This PhD seeks to understand how women’s experiences and involvement in grassroots activism shape their future opportunities and trajectories beyond their, often sustained, involvement in community campaigning and struggles. To what extent do such women, particularly those who have taken a leadership role within an organisation, use this as a springboard for their own personal and professional development, once the cause with which they are involved leaves the limelight? How does involvement with national and international civil society organisations enable them to take advantage of new opportunities at the local level and beyond? Activism is often focused on a particular campaign or issue, and can extend over many years. However, it may often come to a natural end or wane in significance over time, though this is not always a linear process. The research explores the ways in which women leaders negotiate this process, and how being embedded in activism shapes their personal and professional futures, perhaps in unexpected ways, and both positively and negatively.
The project will contribute to literatures on theorising activism and activist trajectories (Askins 2015; Baillie Smith and Jenkins 2012, 2016; Chatterton and Pickerill 2010; Spence and Stephenson 2007a and 2007b), as well as feminist literature exploring changing notions of leadership in relation to (global) civil society (Rowlands 1997; Sweetman 2000; Jenkins 2011). It is envisaged that the project would focus specifically on women’s activism in relation to natural resource extraction (Jenkins 2015, 2017; Jenkins & Rondón 2015), where there has been relatively little critical engagement with women activists and their experiences, especially the ways in which these experiences play out over time and space. The research will incorporate a longitudinal aspect, following the trajectories of selected women activists over a period of time to understand in greater detail the challenges they face and the choices they make in relation to their activist careers. It is hoped that the research will explore the possibilities of using online technologies to facilitate life history interviews and other forms of data collection. Some overseas fieldwork will probably be required, depending on the case study/ies selected.
Whilst the principal supervisor’s research has focused on the Latin American context, proposals are also welcome that aim to explore this phenomenon across other regions of the global South, and in comparative perspective with the global North.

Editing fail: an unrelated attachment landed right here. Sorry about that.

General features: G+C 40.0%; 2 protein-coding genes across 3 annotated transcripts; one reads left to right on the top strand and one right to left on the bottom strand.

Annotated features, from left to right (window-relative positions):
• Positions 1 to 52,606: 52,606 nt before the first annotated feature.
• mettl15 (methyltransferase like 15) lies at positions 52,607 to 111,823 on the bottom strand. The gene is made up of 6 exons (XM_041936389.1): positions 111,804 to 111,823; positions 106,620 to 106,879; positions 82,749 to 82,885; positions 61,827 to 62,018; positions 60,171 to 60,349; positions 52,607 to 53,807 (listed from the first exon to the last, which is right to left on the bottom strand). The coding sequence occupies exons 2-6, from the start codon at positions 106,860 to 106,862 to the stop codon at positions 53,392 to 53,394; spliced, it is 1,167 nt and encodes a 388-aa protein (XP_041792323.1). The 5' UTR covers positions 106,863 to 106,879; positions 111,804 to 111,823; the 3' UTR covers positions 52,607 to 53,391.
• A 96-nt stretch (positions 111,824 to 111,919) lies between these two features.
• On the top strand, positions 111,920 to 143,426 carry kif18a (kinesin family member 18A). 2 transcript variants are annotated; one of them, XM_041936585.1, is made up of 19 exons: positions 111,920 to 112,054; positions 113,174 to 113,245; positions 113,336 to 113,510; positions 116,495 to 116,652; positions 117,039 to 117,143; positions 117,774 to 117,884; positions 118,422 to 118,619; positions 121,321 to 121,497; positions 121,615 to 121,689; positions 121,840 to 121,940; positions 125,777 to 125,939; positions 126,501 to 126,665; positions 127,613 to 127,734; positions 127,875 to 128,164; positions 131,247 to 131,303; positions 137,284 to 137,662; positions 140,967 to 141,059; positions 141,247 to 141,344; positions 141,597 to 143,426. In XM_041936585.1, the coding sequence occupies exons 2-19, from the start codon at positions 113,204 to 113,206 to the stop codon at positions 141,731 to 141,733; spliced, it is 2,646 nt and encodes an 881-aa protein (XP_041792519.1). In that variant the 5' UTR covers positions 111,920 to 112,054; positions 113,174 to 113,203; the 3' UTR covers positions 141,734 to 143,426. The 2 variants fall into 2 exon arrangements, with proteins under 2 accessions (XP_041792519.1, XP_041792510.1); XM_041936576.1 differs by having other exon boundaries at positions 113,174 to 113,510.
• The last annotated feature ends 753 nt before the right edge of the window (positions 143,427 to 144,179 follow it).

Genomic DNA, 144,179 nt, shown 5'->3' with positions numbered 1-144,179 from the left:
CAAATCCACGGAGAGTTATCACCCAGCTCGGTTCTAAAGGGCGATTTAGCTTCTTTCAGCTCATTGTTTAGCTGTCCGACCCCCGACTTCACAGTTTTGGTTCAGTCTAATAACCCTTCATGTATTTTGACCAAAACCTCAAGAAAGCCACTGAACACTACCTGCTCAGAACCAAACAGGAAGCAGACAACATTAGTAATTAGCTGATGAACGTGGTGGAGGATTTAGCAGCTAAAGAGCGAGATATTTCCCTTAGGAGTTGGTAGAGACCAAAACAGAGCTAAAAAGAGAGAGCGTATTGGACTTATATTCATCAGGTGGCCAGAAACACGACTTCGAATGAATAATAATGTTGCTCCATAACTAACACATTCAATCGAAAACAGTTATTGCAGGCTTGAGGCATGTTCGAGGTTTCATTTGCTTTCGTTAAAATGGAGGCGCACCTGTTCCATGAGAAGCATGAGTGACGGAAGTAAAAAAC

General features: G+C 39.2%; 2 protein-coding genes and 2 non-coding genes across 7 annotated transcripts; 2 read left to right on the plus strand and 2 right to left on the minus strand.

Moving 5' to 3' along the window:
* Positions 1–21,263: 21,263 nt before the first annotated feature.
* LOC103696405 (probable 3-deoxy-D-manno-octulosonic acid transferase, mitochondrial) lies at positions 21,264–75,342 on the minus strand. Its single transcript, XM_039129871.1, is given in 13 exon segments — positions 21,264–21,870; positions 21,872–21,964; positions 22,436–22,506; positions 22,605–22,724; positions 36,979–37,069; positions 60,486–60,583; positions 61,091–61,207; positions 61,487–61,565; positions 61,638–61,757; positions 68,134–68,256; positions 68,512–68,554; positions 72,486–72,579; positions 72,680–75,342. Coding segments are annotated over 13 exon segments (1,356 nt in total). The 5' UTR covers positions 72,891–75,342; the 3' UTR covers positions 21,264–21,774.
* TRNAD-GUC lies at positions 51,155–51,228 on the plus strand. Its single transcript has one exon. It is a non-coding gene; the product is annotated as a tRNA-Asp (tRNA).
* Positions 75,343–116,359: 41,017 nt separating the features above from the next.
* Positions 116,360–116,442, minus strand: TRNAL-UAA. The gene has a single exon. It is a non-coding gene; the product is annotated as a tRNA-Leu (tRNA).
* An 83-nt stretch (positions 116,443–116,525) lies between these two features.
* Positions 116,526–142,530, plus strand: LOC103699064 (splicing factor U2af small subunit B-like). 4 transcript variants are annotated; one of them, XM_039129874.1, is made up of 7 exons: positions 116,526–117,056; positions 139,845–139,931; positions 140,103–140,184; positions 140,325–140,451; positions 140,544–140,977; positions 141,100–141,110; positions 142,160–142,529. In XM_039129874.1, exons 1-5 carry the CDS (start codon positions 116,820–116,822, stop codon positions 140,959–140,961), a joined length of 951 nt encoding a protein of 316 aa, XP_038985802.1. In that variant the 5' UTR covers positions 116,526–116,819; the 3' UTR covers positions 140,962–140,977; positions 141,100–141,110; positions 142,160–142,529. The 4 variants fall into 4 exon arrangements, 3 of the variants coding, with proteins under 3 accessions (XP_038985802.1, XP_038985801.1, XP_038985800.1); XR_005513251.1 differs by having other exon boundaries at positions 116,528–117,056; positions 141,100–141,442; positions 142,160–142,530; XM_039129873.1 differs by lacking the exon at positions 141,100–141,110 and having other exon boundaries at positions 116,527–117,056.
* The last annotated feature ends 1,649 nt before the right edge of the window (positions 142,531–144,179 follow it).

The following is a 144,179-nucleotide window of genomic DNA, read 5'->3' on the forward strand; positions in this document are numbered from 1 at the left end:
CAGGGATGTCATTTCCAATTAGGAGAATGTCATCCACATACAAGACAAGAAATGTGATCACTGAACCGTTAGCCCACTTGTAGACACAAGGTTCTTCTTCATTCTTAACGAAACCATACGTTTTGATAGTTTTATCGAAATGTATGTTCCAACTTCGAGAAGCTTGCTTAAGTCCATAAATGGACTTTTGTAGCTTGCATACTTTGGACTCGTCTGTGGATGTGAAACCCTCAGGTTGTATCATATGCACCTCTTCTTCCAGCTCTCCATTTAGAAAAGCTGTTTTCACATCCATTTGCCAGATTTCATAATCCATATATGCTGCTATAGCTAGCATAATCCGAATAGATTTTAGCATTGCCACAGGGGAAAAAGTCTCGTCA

Eligibility and How to Apply Please note eligibility requirement:
• Academic excellence of the proposed student i.e. 2:1 (or equivalent GPA from non-UK universities [preference for 1st class honours]); or a Masters (preference for Merit or above); or APEL evidence of substantial practitioner achievement.
• Appropriate IELTS score, if required.
• Applicants cannot apply for this funding if currently engaged in Doctoral study at Northumbria or elsewhere.
For further details of how to apply, entry requirements and the application form, see
Please note: Applications that do not include a research proposal of approximately 1,000 words (not a copy of the advert), or that do not include the advert reference (e.g. RDF18/…) will not be considered.
Deadline for applications: 28 January 2018
Start Date: 1 October 2018
Northumbria University takes pride in, and values, the quality and diversity of our staff. We welcome applications from all members of the community. The University holds an Athena SWAN Bronze award in recognition of our commitment to improving employment practices for the advancement of gender equality and is a member of the Euraxess network, which delivers information and support to professional researchers
The studentship includes a full stipend, paid for three years at RCUK rates (for 2017/18, this is £14,553 pa) and fees
Recent publications and current/planned bidding by supervisors relevant to this project:
Jenkins is currently completing a Leverhulme Trust Fellowship on the topic of ‘Women, Mining and Photography’. She is also principal investigator on a three-year British Academy International Partnership and Mobility grant exploring women’s experiences of living in mining-affected communities in Northern Chile.
Recent relevant publications by principal supervisor:
Jenkins, K. (2017) ‘Women Anti-Mining Activists’ Narratives of Everyday Resistance in the Andes: Staying put and carrying on in Peru and Ecuador’ Gender, Place and Culture DOI: 10.1080/0966369X.2017.1387102
Baillie Smith, M. and Jenkins, K. (2016) ‘Civil society activists and vulnerability in South India: the relational politics of life history methods and development research’ Social and Cultural Geography 18(7): 951-970
Jenkins, K. and Rondón, G. (2015) “‘Eventually the mine will come’: Women anti-mining activists’ everyday resilience in opposing resource extraction in the Andes’ Gender and Development 23(3): 415-431
Jenkins, K. (2015) ‘Unearthing Women’s Anti-Mining Activism in the Andes: Pachamama and the “Mad Old Women”’ Antipode 47(2): 442-460
Baillie Smith, M. and Jenkins, K. (2012) 'Existing at the Interface: Indian NGO Activists as Strategic Cosmopolitans Antipode 44(3): 640-662 (with M. Baillie Smith)
Jenkins, K. (2011) ‘Depoliticisation and the Changing Trajectories of Grassroots Women’s Leadership in Peru: From Empowerment to Service Delivery?’ Journal of Latin American Studies 43: 299-326
Baillie Smith, M. and Jenkins, K. (2011) 'Disconnections and Exclusions: Professionalization, cosmopolitanism and (global?) civil society' Global Networks 11(2): 160-179